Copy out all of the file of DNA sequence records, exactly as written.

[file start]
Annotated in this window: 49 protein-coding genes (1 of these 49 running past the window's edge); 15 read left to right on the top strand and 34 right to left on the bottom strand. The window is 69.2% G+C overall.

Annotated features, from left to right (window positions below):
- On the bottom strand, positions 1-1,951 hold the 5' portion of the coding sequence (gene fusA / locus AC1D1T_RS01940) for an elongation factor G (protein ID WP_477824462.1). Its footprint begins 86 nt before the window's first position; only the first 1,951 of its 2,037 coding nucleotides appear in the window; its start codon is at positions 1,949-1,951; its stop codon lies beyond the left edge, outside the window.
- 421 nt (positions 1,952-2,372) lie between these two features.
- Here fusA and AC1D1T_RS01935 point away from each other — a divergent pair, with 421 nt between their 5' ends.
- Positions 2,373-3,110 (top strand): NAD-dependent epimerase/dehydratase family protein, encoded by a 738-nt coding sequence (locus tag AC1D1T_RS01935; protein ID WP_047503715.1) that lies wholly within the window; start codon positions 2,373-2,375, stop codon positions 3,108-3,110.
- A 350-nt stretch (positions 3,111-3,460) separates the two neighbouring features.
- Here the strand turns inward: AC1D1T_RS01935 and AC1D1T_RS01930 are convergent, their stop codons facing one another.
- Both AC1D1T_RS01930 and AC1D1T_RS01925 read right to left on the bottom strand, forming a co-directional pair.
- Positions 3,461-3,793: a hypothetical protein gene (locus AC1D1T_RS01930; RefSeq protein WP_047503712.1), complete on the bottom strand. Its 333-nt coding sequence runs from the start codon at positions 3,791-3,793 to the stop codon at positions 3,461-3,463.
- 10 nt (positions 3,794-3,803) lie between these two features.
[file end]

Annotated in this window: 49 protein-coding genes (1 of these 49 running past the window's edge); 15 read left to right on the top strand and 34 right to left on the bottom strand. The window is 69.2% G+C overall.

Annotated features, from left to right (window positions below):
- On the bottom strand, positions 1-1,951 hold the 5' portion of the coding sequence (gene fusA / locus AC1D1T_RS01940) for an elongation factor G (protein ID WP_477824462.1). Its footprint begins 86 nt before the window's first position; only the first 1,951 of its 2,037 coding nucleotides appear in the window; its start codon is at positions 1,949-1,951; its stop codon lies beyond the left edge, outside the window.
- 421 nt (positions 1,952-2,372) lie between these two features.
- Here fusA and AC1D1T_RS01935 point away from each other — a divergent pair, with 421 nt between their 5' ends.
- Positions 2,373-3,110 (top strand): NAD-dependent epimerase/dehydratase family protein, encoded by a 738-nt coding sequence (locus tag AC1D1T_RS01935; protein ID WP_047503715.1) that lies wholly within the window; start codon positions 2,373-2,375, stop codon positions 3,108-3,110.
- A 350-nt stretch (positions 3,111-3,460) separates the two neighbouring features.
- Here the strand turns inward: AC1D1T_RS01935 and AC1D1T_RS01930 are convergent, their stop codons facing one another.
- Both AC1D1T_RS01930 and AC1D1T_RS01925 read right to left on the bottom strand, forming a co-directional pair.
- Positions 3,461-3,793: a hypothetical protein gene (locus AC1D1T_RS01930; RefSeq protein WP_047503712.1), complete on the bottom strand. Its 333-nt coding sequence runs from the start codon at positions 3,791-3,793 to the stop codon at positions 3,461-3,463.
- 10 nt (positions 3,794-3,803) lie between these two features.